Overview: Six Backup Options for SAP HANA on Azure VMs

Azure offers diverse backup capabilities, spanning a wide range of on-premises and cloud-based workloads. These capabilities include a number of options to perform backups of SAP HANA running in Azure virtual machines (VMs). The purpose of this article is to provide an overview of these options.

Traditionally, these options could be grouped into two main categories. The first one relied on Azure Backup while the other comprised third-party Marketplace offerings. Azure NetApp Files, which became generally available at the end of May 2019, could be potentially viewed as third category. While this is an Azure first-party service, delivered and supported by Microsoft, it is based on the NetApp’s ONTAP technology and, unlike other solutions presented here, does not integrate with Azure Backup.

All of the remaining options not only support such integration but also rely, at least to some extent, on the existence of an Azure Recovery Services vault. The vault provides a backup management interface and persistent, long-term storage hosting backup data. The vault also offers several security and resiliency-related features that you can implement in order to further protect your workloads, such as geo-replication, soft-delete, and automatic notifications in case of events indicating potentially unauthorized or unintended destructive activities.

With this short introduction behind us, let’s review six different options to backup SAP HANA running in an Azure VM.

Back up SAP HANA Single Database Container (with HANA 1.x) and Multi-Database Container (with HANA 2.x) databases directly into an Azure Recovery Services vault.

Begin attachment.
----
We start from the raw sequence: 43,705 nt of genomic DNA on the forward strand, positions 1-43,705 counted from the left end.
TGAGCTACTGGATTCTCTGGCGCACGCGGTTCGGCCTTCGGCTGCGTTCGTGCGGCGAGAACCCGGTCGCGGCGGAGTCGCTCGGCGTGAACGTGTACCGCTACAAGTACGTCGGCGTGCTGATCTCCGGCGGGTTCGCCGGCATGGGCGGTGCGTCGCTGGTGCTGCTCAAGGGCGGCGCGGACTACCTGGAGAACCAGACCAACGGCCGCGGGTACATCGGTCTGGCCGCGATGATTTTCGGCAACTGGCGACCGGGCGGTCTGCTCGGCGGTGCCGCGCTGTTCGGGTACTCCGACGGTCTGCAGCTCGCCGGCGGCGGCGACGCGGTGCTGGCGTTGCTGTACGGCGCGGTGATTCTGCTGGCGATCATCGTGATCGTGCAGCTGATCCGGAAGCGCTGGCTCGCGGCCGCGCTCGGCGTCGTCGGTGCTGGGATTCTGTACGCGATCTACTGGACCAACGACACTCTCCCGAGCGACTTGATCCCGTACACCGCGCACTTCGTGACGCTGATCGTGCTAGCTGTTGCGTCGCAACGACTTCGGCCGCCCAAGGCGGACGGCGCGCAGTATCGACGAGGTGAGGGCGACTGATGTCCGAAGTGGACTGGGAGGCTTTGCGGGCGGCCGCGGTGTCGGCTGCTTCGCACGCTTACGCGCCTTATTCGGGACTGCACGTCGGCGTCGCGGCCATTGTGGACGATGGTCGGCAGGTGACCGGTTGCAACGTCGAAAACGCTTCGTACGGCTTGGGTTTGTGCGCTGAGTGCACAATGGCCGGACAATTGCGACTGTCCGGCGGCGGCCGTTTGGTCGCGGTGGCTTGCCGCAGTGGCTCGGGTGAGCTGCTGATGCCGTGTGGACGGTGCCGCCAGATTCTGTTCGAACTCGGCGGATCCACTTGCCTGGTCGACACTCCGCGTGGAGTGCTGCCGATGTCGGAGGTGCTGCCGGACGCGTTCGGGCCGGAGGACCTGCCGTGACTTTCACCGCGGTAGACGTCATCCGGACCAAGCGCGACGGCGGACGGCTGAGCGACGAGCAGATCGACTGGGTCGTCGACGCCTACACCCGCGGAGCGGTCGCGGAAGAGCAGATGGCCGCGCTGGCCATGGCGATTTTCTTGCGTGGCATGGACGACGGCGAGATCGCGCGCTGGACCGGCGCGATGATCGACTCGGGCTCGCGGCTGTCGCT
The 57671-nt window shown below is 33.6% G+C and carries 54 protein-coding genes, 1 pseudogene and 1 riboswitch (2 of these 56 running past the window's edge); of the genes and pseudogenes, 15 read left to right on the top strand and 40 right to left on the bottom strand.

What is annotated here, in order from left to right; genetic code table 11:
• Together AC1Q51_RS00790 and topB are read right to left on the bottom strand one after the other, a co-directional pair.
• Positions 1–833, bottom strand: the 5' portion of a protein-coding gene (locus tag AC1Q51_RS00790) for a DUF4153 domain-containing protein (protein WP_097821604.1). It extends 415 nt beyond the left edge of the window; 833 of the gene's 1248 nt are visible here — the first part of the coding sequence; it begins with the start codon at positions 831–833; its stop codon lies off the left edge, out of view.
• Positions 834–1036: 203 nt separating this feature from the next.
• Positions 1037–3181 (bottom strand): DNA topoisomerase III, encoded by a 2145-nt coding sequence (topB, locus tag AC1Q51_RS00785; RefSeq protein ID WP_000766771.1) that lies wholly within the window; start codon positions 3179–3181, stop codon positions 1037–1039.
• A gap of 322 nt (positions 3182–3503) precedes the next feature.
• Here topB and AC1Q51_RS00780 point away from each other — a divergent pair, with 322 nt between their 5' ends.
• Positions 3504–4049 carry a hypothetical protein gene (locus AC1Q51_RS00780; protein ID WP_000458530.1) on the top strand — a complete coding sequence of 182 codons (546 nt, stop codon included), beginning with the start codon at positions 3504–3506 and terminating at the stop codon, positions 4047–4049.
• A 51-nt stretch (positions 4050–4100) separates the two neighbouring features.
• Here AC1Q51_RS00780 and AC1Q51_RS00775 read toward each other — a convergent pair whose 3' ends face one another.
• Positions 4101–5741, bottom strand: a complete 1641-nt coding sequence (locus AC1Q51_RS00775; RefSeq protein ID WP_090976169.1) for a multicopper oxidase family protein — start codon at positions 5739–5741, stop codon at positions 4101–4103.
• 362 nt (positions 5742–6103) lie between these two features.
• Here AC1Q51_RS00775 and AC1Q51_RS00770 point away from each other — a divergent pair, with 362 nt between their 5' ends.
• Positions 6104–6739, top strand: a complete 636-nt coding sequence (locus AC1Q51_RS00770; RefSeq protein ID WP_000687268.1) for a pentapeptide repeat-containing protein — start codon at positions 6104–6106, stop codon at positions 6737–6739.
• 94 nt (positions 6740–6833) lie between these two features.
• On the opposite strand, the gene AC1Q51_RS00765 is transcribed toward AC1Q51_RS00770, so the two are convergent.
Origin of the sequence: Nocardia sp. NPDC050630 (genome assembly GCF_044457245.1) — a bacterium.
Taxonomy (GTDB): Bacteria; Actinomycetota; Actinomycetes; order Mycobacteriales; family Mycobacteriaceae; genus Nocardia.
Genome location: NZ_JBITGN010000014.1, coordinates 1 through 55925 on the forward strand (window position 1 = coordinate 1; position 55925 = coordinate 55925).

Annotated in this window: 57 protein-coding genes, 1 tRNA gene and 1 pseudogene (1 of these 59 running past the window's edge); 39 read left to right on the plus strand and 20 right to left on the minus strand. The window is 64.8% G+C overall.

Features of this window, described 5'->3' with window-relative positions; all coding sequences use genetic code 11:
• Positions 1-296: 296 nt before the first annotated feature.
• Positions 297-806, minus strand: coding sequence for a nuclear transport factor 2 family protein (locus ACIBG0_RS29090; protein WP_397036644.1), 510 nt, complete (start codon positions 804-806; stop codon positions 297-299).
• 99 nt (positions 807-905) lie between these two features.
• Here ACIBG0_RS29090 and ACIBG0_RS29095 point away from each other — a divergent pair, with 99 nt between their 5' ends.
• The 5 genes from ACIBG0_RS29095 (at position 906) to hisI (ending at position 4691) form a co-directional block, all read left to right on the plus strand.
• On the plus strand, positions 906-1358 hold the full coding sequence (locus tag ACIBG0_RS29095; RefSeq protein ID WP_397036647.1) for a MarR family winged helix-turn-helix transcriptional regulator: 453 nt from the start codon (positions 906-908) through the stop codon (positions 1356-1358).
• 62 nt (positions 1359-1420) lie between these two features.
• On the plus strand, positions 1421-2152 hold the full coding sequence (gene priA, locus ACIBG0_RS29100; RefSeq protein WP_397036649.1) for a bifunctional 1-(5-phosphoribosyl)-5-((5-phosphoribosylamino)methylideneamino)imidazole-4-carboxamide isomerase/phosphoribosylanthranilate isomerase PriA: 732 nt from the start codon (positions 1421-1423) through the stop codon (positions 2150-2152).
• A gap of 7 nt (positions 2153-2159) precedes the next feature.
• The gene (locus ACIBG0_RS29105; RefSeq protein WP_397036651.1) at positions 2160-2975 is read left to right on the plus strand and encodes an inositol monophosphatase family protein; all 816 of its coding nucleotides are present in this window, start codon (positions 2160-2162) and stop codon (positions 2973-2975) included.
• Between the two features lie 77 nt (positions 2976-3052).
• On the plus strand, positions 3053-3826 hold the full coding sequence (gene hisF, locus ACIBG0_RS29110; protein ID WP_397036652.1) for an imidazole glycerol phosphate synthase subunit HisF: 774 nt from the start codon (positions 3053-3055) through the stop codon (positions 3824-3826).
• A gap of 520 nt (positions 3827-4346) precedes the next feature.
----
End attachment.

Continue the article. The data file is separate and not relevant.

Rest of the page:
In this case, Azure Backup leverages the SAP proprietary backup API referred to as Backint, which facilitates integration with SAP, allowing direct, streaming backup of SAP HANA database and redo logs into the vault (incidentally, the same mechanism is used by a number of third party backup vendors, such as Commvault). Log backups follow the first full successful database backup, with configurable frequency (down to 15 minutes). This approach not only offers simplicity, but also provides extra benefits derived from the capabilities inherent to Backint, such as checksum-based integrity checks during backups and restores.

Perform a native backup of SAP HANA to a local Azure VM disk and back up the disk’s file system into an Azure Recovery Services vault. 

The benefit of this approach is its ability to support practically any SAP HANA installation, or, for that matter, any workload that has the ability to perform native backups. Its primary drawback is the need for an extra step during backup and restore as well as for additional local disk space.

Generate storage snapshots of Azure VM disks hosting the SAP HANA database and back up the snapshots into an Azure Recovery Services vault. 

This functionality requires that the disks use the Premium SSD performance tier of Azure Storage and, as the result, is not available with Azure Ultra disks, otherwise fully supported as the alternative SAP HANA block storage option. It is important to point out that, in this case, in order for snapshots to be workload consistent, you have to take some additional steps.